In point of fact, since you currently have 400A service, the 200A transfer switch will be a "choke point" for your power that will prevent you from using utility power to its full capacity.

How do we arrive at the proper size?

You need to do a load calculation on your house and loads

You say you have an all-gas house. However, your service panels are ones from a lavishly electric home. In the 400A meter-main, I see a 50A panel going to ???. In the two large panels, I see no less than fifteen 240V breakers, as well as a subfeed lug kit carrying that panel's entire 150A to yet another, third panel in some other location!

So, the upshot is that all of this needs to be earnestly tallied up, and fed into a proper load calculation. The load calculation will state how many amps/kVA you will need for a "whole house" generator.

I suspect you will painfully discover that your house really does need 400A service, and you cannot shim the house's loads down to 200A -- let alone 92A.

If you are able to eliminate maybe a dozen of those 240V loads (or move them to the meter-main panel breakers, which won't be on generator)... then you may be able to get your Load Calculation under 200A. Then with some Load Shed units you may be able to get the "Load to be Served" under 92A... and then.. you could use that generator.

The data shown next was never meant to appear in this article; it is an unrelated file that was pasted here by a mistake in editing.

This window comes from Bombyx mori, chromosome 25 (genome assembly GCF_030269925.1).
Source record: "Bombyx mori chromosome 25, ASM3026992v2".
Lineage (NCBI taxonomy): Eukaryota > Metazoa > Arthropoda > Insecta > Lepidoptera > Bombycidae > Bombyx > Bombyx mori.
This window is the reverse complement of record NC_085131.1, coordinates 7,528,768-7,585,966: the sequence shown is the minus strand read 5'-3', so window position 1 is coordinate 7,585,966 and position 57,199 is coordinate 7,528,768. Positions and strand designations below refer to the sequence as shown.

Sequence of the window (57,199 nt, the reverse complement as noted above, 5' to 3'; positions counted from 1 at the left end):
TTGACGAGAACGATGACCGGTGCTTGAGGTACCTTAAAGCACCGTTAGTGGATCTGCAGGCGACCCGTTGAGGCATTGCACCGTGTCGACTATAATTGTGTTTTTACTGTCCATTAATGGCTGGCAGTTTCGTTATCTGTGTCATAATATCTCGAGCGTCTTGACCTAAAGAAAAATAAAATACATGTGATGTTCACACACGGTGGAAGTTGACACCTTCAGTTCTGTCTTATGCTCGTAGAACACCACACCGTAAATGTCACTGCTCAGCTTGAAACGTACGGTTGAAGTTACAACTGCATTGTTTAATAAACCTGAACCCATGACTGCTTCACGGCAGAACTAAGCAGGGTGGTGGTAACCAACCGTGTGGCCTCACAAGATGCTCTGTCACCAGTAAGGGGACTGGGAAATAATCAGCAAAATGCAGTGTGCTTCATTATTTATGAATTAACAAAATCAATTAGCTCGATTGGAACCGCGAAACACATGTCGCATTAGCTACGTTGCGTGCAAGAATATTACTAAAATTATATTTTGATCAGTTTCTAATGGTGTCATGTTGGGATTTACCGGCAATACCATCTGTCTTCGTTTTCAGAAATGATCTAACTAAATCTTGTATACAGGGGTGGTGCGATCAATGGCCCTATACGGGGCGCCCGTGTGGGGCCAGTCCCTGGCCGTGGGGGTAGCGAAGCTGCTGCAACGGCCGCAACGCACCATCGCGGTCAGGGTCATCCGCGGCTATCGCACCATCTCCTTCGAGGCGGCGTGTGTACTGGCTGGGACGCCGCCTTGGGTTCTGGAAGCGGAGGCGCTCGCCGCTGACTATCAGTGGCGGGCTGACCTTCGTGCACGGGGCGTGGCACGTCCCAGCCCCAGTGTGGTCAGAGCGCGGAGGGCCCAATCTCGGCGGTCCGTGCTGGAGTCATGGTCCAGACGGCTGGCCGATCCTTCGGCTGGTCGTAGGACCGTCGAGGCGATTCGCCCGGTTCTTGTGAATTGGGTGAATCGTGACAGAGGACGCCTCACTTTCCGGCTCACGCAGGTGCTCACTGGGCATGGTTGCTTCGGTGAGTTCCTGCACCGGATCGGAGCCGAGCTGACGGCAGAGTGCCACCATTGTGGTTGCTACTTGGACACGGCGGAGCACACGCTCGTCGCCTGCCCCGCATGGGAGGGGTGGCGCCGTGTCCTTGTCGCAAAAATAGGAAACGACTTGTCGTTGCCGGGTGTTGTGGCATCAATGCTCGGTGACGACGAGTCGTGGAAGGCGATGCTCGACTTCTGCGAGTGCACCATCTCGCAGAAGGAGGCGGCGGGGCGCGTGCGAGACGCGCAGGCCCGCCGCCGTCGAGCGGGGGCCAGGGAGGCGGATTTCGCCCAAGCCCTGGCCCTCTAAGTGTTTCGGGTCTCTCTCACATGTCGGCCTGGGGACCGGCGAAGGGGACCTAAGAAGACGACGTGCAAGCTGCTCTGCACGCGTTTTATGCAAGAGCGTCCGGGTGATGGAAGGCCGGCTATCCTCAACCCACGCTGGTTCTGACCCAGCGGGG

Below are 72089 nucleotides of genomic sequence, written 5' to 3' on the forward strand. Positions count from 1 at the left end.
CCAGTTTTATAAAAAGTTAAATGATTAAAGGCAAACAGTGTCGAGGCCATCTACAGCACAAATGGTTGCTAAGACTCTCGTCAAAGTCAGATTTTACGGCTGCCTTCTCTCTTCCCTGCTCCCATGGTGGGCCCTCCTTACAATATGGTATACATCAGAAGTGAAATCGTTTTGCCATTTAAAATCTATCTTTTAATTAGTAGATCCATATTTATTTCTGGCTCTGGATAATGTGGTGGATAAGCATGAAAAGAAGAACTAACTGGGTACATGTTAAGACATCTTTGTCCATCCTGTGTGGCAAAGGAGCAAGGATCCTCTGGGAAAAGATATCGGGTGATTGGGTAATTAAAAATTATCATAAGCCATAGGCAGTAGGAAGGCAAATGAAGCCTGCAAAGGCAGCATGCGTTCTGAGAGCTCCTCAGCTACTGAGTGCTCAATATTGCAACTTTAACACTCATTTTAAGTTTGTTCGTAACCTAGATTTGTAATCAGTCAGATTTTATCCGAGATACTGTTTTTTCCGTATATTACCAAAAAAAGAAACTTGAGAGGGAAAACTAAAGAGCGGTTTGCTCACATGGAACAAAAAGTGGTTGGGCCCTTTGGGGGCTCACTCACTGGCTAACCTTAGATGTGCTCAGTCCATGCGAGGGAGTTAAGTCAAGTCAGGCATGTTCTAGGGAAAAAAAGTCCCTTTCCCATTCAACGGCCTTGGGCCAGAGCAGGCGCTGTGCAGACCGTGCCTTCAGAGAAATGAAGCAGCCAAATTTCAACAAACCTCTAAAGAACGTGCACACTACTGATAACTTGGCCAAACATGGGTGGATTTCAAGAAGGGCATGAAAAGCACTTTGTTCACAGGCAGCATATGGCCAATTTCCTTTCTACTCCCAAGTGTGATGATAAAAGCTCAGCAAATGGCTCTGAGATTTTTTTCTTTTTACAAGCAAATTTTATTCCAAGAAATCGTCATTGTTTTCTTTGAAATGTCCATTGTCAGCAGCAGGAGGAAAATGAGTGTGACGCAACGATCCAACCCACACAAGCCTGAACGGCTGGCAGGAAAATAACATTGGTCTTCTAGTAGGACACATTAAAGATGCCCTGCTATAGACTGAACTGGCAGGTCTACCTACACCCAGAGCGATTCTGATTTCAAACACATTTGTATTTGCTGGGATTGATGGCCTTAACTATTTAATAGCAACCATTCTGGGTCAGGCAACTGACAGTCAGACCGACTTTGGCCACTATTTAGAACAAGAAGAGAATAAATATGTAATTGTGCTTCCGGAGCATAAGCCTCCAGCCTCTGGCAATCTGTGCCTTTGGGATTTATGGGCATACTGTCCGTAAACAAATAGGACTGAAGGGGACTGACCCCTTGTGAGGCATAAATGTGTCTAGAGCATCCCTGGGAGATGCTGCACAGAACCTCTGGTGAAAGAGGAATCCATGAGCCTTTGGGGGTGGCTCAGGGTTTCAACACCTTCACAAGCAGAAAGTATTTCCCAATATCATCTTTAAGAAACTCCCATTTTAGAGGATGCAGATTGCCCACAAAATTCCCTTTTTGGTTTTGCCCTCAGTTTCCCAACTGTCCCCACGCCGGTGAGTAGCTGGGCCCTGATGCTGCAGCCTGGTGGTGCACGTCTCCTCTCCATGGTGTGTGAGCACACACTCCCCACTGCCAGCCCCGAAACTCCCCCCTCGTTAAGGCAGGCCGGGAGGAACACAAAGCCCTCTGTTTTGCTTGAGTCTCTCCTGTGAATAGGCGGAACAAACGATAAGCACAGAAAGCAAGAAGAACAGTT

Having 1 generator feed more than 1 panel is problematic, anyway.

The problem is, only one panel can have a pass-through neutral. All the other panels need to have an isolated neutral, requiring a 3-pole transfer switch. The bargain transfer switch is only a 2-pole.

The way to solve that, after you have reduced the two large panels to <200A calculated load, is to replace one of the main breakers with a 200A breaker... and have the remaining 150A breaker power nothing at all. (or perhaps, another panel which is "utility-side only").

The 200A breaker then feeds ONE "subpanel". That "subpanel" feeds both existing large panels. You stick the generator ATS in between the 200A breaker and the "subpanel" in the normal manner.

I'm putting "subpanel" in quotes because it doesn't actually need to be a subpanel. As long as the wire from "subpanel" to the two large panels is 200A wire (250 kcmil not 4/0), the "subpanel" doesn't actually need to have any circuit breakers at all. A subpanel with no circuit breakers is just a box and some lug splices. "that was easy"